HealthPartners and other contributing members have included their payments from Medicare cost contracts in their MCHA assessment ratio since the early 1990s.  In 1998, for the first time, instead of including 1997 payments received from the HCFA under Medicare cost contracts as accident- and health-insurance premiums, HealthPartners identified these payments as an exclusion.  By treating the cost-contract payments as an exclusion, HealthPartners reduced its 1997 payment total by $29,477,626, thereby reducing its proportionate share of the MCHA assessment.[2]  HealthPartners’ cost-contract revenue in 1998 was $32,458,104 and $42,485,974 in 1999.

In June 1998, the MCHA advised HealthPartners that cost-contract payments were not a proper exclusion.  HealthPartners notified MCHA of its intent to appeal to the Member Appeal Committee[3] of the MCHA, on the ground that the 1997 cost-contract payments are not accident- and health-insurance premiums subject to assessment.  HealthPartners subsequently appealed its 1998 and 1999 assessments as well.  The Member Appeal Committee denied HealthPartners’ appeal.  HealthPartners appealed the Member Appeal Committee’s decision to the MCHA Board of Directors,[4] which upheld the Member Appeal Committee’s decision.  Pursuant to Minn. Stat. § 62E.10, subd. 2a, HealthPartners appealed the Board of Directors’ decision to the Minnesota Commissioner of Commerce.  The commissioner ordered a hearing before an administrative law judge, and both parties moved for summary disposition.  The commissioner ultimately adopted the administrative law judge’s recommendation and granted MCHA’s motion for summary disposition and denied HealthPartners’ motion.  This appeal follows.


Are payments made by the HCFA to contributing members for health-care services under Medicare cost-contracts payments received “for coverage,” such that the payments are includable in a contributing member’s “total accident and health insurance premium[s]” for purposes of determining a “contributing member’s” MCHA assessment?


The decision of an administrative agency will be affirmed on appeal unless there is an error of law, the determinations are arbitrary and capricious, or the findings are unsupported by the evidence.  In re N. State Power Co. For Approval of Its 1998 Resource Plan, 604 N.W.2d 386, 389 (Minn. App. 2000), review denied (Minn. Mar. 28, 2000).  The scope of this court’s review of administrative decisions is provided in Minn. Stat. § 14.69 (2002):

[T]he court may affirm the decision of the agency or remand the case for further proceedings; or it may reverse or modify the decision if the substantial rights of the petitioners may have been prejudiced because the administrative finding, inferences, conclusion, or decisions are:

            (a) in violation of constitutional provisions; or

(b) in excess of the statutory authority or jurisdiction of the agency; or

            (c) made upon unlawful procedure; or

            (d) affected by other error of law; or

(e) unsupported by substantial evidence in view of the entire record as submitted; or

            (f) arbitrary and capricious.


When reviewing agency decisions,

we “adhere to the fundamental concept that decisions of administrative agencies enjoy a presumption of correctness, and deference should be shown by courts to the agencies’ expertise and their special knowledge in the field of their technical training, education, and experience.”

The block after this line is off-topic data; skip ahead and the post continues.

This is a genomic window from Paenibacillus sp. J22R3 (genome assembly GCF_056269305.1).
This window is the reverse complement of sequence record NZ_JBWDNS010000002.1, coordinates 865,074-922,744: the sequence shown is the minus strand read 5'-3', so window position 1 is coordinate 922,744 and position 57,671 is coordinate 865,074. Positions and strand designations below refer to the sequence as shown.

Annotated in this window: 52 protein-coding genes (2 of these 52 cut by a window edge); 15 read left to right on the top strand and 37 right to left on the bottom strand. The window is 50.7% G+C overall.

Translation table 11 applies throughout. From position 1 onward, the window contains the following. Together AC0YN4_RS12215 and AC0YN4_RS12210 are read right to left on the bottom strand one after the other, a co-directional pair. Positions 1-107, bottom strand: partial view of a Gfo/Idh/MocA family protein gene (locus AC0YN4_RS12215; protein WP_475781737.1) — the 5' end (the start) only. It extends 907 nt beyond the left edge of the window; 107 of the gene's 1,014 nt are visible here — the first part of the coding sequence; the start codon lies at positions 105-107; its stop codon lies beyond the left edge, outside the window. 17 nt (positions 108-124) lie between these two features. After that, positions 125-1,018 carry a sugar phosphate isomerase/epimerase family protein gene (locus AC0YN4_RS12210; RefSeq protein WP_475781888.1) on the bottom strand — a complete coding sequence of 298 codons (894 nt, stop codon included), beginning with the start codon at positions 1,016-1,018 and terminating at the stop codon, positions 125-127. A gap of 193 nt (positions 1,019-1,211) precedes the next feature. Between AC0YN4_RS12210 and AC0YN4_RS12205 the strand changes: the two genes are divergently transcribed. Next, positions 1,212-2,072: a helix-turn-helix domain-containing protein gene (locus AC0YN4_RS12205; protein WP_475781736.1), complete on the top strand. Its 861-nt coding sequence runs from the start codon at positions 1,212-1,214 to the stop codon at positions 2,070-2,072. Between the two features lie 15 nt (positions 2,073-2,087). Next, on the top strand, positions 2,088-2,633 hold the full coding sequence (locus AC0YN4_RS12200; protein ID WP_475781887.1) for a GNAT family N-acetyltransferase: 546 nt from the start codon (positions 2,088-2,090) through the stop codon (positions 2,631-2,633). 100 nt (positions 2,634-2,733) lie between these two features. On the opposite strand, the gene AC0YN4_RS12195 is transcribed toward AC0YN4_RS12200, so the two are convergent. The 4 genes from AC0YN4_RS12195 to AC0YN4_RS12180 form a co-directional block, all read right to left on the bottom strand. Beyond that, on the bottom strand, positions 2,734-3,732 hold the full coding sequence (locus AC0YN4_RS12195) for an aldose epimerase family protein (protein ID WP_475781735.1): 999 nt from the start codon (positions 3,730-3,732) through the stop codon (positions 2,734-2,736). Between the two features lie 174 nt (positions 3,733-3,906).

In re Excess Surplus Status of Blue Cross & Blue Shield of Minn., 624 N.W.2d 264, 278 (Minn. 2001) (quoting Reserve Mining Co. v. Herbst, 256 N.W.2d 808, 824 (Minn. 1977)).  We extend judicial deference, rooted in the separation-of-powers doctrine, to agency decision-makers in the interpretation of statutes that the agency is charged with administering.  Id. 

            The objective of all statutory interpretation is to ascertain and effectuate the intent of the legislature.  Minn. Stat. § 645.16 (2002).  Pursuant to canons of statutory construction, words and phrases should be construed according to rules of grammar and according to their common and approved usage, unless it would be inconsistent with the intent of the legislature.  Minn. Stat. § 645.08(1) (2002).  Every statute should be construed, if possible, to give effect to all of its provisions.  Minn. Stat. § 645.16.  Additionally, if possible, no word, phrase, or sentence should be deemed superfluous, void, or insignificant.  Amaral v. St. Cloud Hosp., 598 N.W.2d 379, 384 (Minn. 1999).

            The amount of the assessment levied on each contributing member of the MCHA depends on the amount of “accident and health insurance premium[s]” received by each member.  Minn. Stat. § 62E.11, subd. 5 (2002).  Minnesota law states:

Contributing members shall share in the claims expense of the state plan and operating and administrative expenses of the association in an amount equal to the ratio of the contributing member’s total accident and health insurance premium, received from or on behalf of Minnesota residents as divided by the total accident and health insurance premium, received by all contributing members from or on behalf of Minnesota residents, as determined by the commissioner. 


Id. (emphasis added).  Chapter 62E defines accident and health insurance premiums as the following:

For the purposes of determining liability of contributing members pursuant to section 62E.11 payments received from or on behalf of Minnesota residents for coverage by a health maintenance organization or community integrated service network shall be considered to be accident and health insurance premiums


Minn. Stat. § 62E.02, subd. 23 (2002) (emphasis added).